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VMware vCenter Server 5 Upgrade and Service Accounts

When upgrading our vCenter Server instances, I encountered an annoying quirk in the vCenter Server installer, which may or may not depend on the way the database backend is configured. At least in our case, with the transition from a local SQL Express instance to a separate SQL database server, the installer didn’t allow to choose the account to be used to run vpxd and tomcat. Obviously, running the service under the personal account of the user who happened to be installing the service is a bad idea. So here’s a quick recipe for changing the service account:

  • Create the database per http://www.vmware.com/files/pdf/techpaper/vSphere-5-Upgrade-Best-Practices-Guide.pdf, pg.20. Run SQL Management Studio under the AD account that you will later use to install vCenter Server, make sure first to give it sufficient privileges in SQL Server to create the database (you can even make it a sysadmin – it’s temporary, so you can drop the privileges later). When creating the database, leave the owner default.
  • On the system where you’ll install vCenter Server, create a DSN (see same document), make sure to specify Windows Authentication.
  • Run vCenter Server installer.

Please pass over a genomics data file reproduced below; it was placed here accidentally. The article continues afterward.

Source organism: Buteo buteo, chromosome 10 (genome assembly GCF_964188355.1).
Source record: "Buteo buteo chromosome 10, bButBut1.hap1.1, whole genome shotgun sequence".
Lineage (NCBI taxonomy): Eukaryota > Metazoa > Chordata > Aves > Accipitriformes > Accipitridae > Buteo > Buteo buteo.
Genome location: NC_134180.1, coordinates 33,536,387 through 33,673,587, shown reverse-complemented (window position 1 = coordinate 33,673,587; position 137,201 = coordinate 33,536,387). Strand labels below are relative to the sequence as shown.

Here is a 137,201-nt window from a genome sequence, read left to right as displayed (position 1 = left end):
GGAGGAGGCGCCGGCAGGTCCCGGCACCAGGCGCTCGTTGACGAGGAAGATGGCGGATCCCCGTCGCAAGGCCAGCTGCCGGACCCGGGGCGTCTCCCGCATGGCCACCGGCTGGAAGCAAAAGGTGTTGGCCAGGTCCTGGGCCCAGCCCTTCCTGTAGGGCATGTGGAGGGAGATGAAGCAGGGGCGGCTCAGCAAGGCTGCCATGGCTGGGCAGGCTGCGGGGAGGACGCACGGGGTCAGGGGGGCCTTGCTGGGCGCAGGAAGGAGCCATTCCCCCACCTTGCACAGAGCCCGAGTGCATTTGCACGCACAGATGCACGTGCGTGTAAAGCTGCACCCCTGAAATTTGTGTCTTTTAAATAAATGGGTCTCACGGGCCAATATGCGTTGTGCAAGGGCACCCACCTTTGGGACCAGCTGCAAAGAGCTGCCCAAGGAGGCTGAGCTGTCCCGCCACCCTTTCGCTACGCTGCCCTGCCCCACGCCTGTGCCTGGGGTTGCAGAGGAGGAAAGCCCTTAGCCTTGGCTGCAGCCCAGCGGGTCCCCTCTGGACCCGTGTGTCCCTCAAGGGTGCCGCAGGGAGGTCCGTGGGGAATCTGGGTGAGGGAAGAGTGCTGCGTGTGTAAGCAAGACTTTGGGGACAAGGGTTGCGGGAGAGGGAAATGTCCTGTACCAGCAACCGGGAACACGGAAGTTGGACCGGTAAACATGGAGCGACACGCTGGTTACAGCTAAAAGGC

• After the installation is finished, install vCenter Client, confirm that everything works.
  • Stop VirtualCenter Server and Web Management services.
  • Go into these services’ properties and specify a special account you want to use for this purpose on the Log On tab.
  • Go to SQL Management Studio again. Create a regular user associated with the same AD account, then execute the following query on VCDB: “ALTER AUTHORIZATION ON DATABASE::VCDB TO <useraccount>”. This will change the database’s owner to this user.
  • Start the two vCenter services.

It seems there’s also a similar issue with VUM: its service gets installed with local SYSTEM account, but your default DSN configuration will most likely use Windows Authentication and therefore require a proper AD account. So, go to the service’s properties, change its account to the same one you used for vCenter, and restart the service. This issue is sufficiently widespread to have earned itself a KB article: http://kb.vmware.com/kb/1011858.

Update 10/19/12 (something that wasn’t a problem until upgrade to 5.1 where we had to start using vSphere Web Client): use the same account to run Inventory Service and Profile-Driven Storage Service.

Categories: Virtualization
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